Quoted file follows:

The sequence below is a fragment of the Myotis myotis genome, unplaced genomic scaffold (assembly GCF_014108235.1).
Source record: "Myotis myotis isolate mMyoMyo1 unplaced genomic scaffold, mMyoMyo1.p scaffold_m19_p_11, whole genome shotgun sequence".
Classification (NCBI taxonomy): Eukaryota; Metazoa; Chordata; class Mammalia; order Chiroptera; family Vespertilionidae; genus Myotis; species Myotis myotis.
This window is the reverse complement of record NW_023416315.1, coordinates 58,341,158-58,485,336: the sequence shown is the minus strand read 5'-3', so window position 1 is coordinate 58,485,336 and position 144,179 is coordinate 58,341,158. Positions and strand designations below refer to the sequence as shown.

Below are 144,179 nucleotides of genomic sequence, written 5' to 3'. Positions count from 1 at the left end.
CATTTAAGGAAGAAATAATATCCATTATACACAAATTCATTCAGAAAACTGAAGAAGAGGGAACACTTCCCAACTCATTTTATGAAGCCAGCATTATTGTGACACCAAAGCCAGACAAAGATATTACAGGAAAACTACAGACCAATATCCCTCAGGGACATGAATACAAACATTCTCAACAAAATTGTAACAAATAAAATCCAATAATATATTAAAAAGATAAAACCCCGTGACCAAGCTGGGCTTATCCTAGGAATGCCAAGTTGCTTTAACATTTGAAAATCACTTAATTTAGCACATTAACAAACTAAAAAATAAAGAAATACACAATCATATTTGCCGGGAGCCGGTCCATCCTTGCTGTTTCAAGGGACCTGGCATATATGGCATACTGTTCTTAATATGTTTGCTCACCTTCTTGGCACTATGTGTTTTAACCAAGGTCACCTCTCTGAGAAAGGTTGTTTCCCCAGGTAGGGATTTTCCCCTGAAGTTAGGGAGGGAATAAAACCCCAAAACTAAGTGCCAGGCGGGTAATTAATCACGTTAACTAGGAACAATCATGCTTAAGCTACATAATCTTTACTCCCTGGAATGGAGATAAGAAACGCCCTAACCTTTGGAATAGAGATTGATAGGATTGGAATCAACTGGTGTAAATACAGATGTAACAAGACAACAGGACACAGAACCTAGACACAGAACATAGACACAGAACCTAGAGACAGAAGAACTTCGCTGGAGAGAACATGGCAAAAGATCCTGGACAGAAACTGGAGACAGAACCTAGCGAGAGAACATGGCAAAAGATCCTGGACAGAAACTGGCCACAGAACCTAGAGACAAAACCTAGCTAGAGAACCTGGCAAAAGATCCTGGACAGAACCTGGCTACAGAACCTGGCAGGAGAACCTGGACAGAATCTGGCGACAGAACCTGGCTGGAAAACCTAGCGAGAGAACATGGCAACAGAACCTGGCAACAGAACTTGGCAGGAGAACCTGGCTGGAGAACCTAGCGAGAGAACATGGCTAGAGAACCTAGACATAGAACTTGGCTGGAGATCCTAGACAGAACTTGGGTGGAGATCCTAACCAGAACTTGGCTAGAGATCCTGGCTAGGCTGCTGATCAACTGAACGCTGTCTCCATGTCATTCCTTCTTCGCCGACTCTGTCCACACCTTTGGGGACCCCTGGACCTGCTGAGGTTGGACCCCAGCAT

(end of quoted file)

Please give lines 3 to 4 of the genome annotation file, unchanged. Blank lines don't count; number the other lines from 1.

Classification (NCBI taxonomy): Eukaryota; Metazoa; Chordata; class Mammalia; order Chiroptera; family Vespertilionidae; genus Myotis; species Myotis myotis.
This window is the reverse complement of record NW_023416315.1, coordinates 58,341,158-58,485,336: the sequence shown is the minus strand read 5'-3', so window position 1 is coordinate 58,485,336 and position 144,179 is coordinate 58,341,158. Positions and strand designations below refer to the sequence as shown.